Thus Drayton, who has won many awards for his work, restlessly keeps looking for new paths to social betterment. His central goal now is to achieve a world in which "everyone is a changemaker." Government, he says, should both embrace such people and help create the conditions in which changemaking can succeed in society at large. This year's change-talking presidential candidates, and others devoted to public service, would do well to listen to his iconoclastic ideas.

Stay up-to-date with federal news alerts and analysis — Sign up for GovExec's email newsletters.
FROM OUR SPONSORS
JOIN THE DISCUSSION
Close [ x ] More from GovExec
 
 

Thank you for subscribing to newsletters from GovExec.com.
We think these reports might interest you:

  • Forecasting Cloud's Future

    Conversations with Federal, State, and Local Technology Leaders on Cloud-Driven Digital Transformation

    Download
  • The Big Data Campaign Trail

    With everyone so focused on security following recent breaches at federal, state and local government and education institutions, there has been little emphasis on the need for better operations. This report breaks down some of the biggest operational challenges in IT management and provides insight into how agencies and leaders can successfully solve some of the biggest lingering government IT issues.

    Download
  • Communicating Innovation in Federal Government

    Federal Government spending on ‘obsolete technology’ continues to increase. Supporting the twin pillars of improved digital service delivery for citizens on the one hand, and the increasingly optimized and flexible working practices for federal employees on the other, are neither easy nor inexpensive tasks. This whitepaper explores how federal agencies can leverage the value of existing agency technology assets while offering IT leaders the ability to implement the kind of employee productivity, citizen service improvements and security demanded by federal oversight.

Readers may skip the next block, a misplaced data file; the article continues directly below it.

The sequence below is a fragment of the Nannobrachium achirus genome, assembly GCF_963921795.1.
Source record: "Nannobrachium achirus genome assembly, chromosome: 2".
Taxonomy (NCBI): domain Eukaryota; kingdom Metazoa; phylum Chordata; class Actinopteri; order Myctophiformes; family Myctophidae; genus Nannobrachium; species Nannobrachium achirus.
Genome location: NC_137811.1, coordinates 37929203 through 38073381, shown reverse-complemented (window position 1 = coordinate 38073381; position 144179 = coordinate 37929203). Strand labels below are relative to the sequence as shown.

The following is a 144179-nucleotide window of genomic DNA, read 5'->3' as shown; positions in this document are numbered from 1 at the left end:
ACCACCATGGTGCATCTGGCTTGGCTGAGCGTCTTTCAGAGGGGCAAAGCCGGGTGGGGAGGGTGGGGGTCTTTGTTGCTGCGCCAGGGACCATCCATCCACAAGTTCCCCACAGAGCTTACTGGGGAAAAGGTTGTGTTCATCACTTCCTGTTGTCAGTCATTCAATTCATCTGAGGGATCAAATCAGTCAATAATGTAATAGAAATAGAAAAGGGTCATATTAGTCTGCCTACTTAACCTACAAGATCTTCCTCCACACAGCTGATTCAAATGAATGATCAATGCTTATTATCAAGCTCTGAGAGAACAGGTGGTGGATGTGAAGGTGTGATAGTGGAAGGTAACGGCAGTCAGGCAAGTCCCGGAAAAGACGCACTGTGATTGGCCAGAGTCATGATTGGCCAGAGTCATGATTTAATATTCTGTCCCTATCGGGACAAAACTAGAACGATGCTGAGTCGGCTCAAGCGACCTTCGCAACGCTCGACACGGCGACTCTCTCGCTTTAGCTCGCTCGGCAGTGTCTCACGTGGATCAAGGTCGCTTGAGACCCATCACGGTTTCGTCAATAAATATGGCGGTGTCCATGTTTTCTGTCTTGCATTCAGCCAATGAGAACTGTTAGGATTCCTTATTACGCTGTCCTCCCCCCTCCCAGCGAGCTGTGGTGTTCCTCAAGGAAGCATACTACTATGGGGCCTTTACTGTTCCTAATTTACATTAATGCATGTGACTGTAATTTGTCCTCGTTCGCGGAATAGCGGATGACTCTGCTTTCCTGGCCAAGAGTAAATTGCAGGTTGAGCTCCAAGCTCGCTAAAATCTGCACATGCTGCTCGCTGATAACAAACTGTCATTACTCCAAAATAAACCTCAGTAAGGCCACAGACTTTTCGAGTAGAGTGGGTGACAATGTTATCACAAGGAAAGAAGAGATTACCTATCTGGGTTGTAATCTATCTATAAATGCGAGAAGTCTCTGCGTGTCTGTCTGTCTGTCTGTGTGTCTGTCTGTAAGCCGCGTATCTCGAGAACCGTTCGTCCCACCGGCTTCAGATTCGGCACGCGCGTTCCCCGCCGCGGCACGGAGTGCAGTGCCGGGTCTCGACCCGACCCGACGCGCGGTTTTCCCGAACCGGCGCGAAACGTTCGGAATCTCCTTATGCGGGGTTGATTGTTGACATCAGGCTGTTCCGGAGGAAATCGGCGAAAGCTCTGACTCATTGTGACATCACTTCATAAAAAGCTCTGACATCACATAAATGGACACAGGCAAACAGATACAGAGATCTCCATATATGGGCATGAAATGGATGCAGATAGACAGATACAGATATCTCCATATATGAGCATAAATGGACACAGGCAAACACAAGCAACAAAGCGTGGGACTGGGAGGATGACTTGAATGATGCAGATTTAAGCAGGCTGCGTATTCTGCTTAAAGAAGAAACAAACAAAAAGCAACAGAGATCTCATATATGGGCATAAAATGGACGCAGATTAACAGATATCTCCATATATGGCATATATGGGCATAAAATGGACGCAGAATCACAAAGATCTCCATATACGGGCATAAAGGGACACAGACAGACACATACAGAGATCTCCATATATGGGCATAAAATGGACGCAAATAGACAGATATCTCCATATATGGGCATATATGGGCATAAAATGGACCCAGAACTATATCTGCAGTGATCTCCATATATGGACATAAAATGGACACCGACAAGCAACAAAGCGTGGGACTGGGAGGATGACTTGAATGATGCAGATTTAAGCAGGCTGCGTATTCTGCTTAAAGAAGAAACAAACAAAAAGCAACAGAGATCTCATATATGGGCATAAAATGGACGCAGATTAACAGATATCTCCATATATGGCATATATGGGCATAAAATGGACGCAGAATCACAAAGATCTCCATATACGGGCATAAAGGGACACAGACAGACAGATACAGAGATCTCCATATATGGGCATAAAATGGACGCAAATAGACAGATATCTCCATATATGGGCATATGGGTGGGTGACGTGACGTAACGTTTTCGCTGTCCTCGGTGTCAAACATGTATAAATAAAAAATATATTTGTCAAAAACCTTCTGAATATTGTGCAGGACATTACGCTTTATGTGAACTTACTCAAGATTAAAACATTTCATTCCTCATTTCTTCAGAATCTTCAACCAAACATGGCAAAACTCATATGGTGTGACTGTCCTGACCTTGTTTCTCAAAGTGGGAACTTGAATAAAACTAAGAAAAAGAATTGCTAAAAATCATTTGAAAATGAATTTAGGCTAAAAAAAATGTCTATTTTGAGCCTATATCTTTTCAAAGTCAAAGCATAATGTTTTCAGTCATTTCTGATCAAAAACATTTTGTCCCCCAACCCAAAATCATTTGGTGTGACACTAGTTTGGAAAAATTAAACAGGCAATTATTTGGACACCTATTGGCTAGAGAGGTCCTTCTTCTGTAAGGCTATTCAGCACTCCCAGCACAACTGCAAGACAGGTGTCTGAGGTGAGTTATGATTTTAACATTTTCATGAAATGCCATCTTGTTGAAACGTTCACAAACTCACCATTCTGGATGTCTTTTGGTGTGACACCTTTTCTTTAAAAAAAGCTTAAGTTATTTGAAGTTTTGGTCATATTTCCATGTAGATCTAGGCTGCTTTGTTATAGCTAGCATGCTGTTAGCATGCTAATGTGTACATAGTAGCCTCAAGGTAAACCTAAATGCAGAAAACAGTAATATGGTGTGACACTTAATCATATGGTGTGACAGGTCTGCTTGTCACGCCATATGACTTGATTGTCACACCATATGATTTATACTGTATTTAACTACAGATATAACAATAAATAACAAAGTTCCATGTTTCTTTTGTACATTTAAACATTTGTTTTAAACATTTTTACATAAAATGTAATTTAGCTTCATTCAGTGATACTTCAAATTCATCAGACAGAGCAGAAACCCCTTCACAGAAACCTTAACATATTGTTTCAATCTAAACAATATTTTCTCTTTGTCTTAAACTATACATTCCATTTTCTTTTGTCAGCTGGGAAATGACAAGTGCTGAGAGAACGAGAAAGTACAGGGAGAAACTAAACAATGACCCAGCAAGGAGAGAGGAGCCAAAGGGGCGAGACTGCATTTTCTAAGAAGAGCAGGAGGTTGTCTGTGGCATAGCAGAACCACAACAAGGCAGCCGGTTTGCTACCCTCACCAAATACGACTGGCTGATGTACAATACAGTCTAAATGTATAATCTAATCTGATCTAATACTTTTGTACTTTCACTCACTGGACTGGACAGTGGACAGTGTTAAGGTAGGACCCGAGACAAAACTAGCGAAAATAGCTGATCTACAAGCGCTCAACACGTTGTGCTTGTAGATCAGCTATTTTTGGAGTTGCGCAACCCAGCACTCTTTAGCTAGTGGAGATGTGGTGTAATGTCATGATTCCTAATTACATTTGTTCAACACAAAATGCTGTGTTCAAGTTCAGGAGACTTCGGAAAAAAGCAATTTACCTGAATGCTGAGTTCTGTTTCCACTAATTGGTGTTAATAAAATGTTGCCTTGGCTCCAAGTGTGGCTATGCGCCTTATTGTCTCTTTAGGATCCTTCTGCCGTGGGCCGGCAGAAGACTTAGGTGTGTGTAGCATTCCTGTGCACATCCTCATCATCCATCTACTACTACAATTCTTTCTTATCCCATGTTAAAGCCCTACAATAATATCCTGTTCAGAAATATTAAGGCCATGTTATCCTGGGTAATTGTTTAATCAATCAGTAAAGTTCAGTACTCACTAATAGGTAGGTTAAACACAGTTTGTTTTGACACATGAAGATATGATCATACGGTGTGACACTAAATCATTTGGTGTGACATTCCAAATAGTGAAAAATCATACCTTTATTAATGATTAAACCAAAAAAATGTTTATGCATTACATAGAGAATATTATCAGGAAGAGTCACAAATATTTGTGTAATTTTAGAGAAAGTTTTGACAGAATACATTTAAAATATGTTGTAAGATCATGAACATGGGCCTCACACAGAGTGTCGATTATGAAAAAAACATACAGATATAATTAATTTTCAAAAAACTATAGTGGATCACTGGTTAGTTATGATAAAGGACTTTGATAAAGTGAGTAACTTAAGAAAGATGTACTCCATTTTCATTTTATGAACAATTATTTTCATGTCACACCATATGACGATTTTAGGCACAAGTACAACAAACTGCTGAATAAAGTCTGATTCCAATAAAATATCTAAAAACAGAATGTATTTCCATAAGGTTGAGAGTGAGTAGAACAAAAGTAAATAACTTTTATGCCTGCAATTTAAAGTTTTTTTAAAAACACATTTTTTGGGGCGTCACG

Download
  • IT Transformation Trends: Flash Storage as a Strategic IT Asset

    MIT Technology Review: Flash Storage As a Strategic IT Asset For the first time in decades, IT leaders now consider all-flash storage as a strategic IT asset. IT has become a new operating model that enables self-service with high performance, density and resiliency. It also offers the self-service agility of the public cloud combined with the security, performance, and cost-effectiveness of a private cloud. Download this MIT Technology Review paper to learn more about how all-flash storage is transforming the data center.

    Download
  • Ongoing Efforts in Veterans Health Care Modernization

    This report discusses the current state of veterans health care

    Download

When you download a report, your information may be shared with the underwriters of that document.